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    missing here is what the stack overflow blog research found in 2012: the first comments and first answers to a new user's question are particularly critical, and thus the system should provide extra cues in these specific cases. Both to the commenter/answerer, and to the new user. Just in time reminders work. Commented Apr 11, 2018 at 9:30

but lately that feels like just sweeping the problem under the rug

Actually, this was an issue in the past. A few years back, we (the SOBotics team) requested a dump of rude comments from Stack Exchange, and Stack Exchange provided us with some. Using this data, we then built HeatDetector, a bot to detect rude comments on Stack Overflow (using Natural Language Processing). Thanks to the bot reporting stuff, most of the rude and snarky comments posted on Stack Overflow used to be detected by HeatDetector and then manually flagged by users in chat, causing the rude comment to be subsequently deleted. We used to raise a custom moderator flag to inform the moderators about users who left a substantial amount of rude comments in a very short period of time. Now, thanks to Brad's feature request to have the Stack Exchange system raise an automatic flag when a user leaves a lot of rude comments, there is an automatic flag raised by the Stack Exchange system in these cases, and the SOBotics team no longer has to raise those custom flags.

Now speaking from the mod perspective, the auto flag became very noisy and went to the levels of 300. Most of them were filled with too chatty comments, which were flagged as non-constructive. This caused the CMs to look into the auto flag and make the comment flags less stupid. After the merger of the 3 comment flag types, the auto flag is now raised whenever there are 3 or more rude comments in the recent past. With this change the signal/noise ratio in that auto flag is high but on the downside, the number of false negatives are also high.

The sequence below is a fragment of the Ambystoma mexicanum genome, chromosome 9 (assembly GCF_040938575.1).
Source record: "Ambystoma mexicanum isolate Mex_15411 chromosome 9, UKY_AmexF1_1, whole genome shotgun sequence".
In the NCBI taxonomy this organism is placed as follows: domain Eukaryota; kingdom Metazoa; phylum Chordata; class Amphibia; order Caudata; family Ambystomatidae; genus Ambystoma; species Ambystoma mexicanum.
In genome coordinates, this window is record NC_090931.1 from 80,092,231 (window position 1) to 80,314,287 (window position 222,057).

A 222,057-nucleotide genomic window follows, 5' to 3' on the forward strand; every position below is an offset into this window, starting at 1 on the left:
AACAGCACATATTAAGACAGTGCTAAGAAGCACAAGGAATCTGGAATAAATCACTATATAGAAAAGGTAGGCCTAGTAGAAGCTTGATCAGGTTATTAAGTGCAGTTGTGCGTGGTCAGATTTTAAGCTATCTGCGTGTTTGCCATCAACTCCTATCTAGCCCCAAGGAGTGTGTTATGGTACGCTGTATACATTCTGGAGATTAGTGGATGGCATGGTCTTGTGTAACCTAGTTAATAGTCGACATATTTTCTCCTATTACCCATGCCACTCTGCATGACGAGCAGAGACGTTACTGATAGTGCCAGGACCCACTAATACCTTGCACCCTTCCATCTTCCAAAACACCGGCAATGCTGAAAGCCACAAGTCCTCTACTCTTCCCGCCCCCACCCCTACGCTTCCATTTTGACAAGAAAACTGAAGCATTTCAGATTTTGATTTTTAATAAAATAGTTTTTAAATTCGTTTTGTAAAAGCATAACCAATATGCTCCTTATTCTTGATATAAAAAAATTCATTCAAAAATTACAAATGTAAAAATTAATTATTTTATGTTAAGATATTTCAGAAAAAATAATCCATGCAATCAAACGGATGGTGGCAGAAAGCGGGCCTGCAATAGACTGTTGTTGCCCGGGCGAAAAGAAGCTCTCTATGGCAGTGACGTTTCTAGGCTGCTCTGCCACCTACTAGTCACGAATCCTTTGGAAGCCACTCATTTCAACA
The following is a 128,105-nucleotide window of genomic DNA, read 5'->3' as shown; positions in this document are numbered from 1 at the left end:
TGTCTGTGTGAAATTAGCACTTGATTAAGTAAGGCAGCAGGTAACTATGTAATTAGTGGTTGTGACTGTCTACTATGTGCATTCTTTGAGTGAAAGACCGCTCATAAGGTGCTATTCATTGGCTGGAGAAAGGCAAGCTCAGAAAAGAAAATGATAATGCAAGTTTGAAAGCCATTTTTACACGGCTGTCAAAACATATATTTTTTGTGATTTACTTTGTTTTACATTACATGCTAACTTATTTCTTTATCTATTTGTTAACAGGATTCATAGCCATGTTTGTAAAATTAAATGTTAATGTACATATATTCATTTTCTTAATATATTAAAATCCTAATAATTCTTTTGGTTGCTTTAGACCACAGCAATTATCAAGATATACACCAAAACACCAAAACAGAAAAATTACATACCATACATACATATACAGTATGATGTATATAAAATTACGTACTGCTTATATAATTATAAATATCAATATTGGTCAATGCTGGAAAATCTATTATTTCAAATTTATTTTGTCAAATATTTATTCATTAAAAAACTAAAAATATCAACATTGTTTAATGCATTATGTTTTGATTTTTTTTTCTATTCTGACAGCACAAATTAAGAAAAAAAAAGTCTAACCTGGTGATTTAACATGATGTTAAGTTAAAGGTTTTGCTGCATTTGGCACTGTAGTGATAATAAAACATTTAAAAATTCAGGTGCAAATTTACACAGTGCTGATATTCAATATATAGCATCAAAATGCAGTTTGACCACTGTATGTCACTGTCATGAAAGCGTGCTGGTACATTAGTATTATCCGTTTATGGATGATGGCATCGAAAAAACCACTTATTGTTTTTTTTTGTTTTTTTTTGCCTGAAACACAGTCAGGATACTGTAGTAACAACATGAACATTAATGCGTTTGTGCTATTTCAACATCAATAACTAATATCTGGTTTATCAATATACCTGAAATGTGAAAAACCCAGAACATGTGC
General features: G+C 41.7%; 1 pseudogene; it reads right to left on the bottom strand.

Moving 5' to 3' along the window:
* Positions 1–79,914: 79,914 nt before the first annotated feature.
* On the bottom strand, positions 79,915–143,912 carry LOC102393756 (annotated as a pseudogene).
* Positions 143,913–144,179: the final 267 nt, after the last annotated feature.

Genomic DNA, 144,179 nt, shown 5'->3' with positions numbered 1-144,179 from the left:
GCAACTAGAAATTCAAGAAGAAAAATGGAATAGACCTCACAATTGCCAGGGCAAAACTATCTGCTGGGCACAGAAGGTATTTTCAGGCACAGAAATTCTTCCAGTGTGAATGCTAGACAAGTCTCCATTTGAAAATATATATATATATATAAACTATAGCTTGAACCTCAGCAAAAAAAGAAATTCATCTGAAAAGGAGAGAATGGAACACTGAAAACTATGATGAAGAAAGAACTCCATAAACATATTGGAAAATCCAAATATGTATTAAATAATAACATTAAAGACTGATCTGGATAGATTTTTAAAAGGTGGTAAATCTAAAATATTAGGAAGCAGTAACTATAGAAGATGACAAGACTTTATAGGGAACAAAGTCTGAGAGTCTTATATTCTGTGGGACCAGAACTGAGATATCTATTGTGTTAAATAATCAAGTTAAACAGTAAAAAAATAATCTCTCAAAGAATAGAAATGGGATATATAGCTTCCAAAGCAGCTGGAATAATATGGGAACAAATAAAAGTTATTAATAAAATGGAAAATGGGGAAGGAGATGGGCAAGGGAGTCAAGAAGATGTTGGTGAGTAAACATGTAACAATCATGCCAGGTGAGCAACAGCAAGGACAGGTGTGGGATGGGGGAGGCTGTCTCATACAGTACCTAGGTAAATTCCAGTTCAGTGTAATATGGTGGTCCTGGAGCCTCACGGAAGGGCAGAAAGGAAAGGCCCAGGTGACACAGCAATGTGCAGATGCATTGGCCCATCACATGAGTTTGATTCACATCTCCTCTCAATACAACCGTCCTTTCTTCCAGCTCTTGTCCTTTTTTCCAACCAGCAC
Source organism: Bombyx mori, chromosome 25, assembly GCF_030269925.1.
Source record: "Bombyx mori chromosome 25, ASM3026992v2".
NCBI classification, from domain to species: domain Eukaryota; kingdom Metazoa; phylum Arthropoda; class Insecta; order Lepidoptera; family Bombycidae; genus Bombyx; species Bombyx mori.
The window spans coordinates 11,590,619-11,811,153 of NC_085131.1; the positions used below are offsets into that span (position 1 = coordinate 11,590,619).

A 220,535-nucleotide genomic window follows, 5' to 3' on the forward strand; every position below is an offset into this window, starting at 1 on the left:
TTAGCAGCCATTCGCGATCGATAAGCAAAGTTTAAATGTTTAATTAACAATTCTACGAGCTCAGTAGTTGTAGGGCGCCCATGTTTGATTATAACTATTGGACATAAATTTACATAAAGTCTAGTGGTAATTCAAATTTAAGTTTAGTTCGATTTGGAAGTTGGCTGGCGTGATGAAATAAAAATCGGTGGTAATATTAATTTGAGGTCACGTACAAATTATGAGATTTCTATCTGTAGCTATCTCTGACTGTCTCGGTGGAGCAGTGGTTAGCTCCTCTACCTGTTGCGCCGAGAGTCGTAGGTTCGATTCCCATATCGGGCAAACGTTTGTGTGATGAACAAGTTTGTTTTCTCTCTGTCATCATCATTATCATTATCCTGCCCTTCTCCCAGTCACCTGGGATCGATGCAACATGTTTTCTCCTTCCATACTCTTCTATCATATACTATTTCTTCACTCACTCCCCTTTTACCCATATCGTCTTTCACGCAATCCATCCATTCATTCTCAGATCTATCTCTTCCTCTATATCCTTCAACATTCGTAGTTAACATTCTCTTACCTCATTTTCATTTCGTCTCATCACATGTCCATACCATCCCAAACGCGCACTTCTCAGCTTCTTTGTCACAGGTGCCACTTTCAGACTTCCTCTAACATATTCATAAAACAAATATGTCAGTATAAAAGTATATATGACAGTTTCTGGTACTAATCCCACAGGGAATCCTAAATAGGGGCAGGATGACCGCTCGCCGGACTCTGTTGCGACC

Can users be sent an automatic warning with a reminder to Be Nice if a number of their comments are flagged as rude?

This isn't a bad idea, but there's one downside; Stack Exchange automatically deletes some comments, and does face the Scunthorpe problem. There might be edge cases where a user actually added some profanity which made sense in the context of the post.

Another potential problem which I see is that, it doesn't really help cater the main issue which you're focusing upon, which is:

Lately it feels like there's a growing perception that Stack Overflow is not a nice place.

This growing perception is mostly because the users receive negative comments. Most of these snarky comments are flagged as no longer needed. This is because the users to which they are targeted are usually new and do not know how to flag. The other users, who check these out do not consider it rude, and flag it as no longer needed, instead. (I don't know why they do this, but I can clearly say that I see many snarky comments flagged as NLN and not R/A). This doesn't raise an auto flag, and wouldn't send the automated message.

Now, we can't just include NLN into the rude comments bracket, as it would cause the problem discussed earlier. So, to conclude, the new system won't be very effective. If we decide to go with this new system, it would need a lot of development effort. Instead of that, we can just spend some more of the moderator time and make them handle it. And as always, a pair of human eyes is better than an automated system.

And for your questions:

Is anything like this already in place?

As meagar mentioned, there isn't an automated system per se, but mods are trained similar to an automated system to contact the user on seeing these flags.

Is there (anonymized) data regular users can access to see how big a problem this is?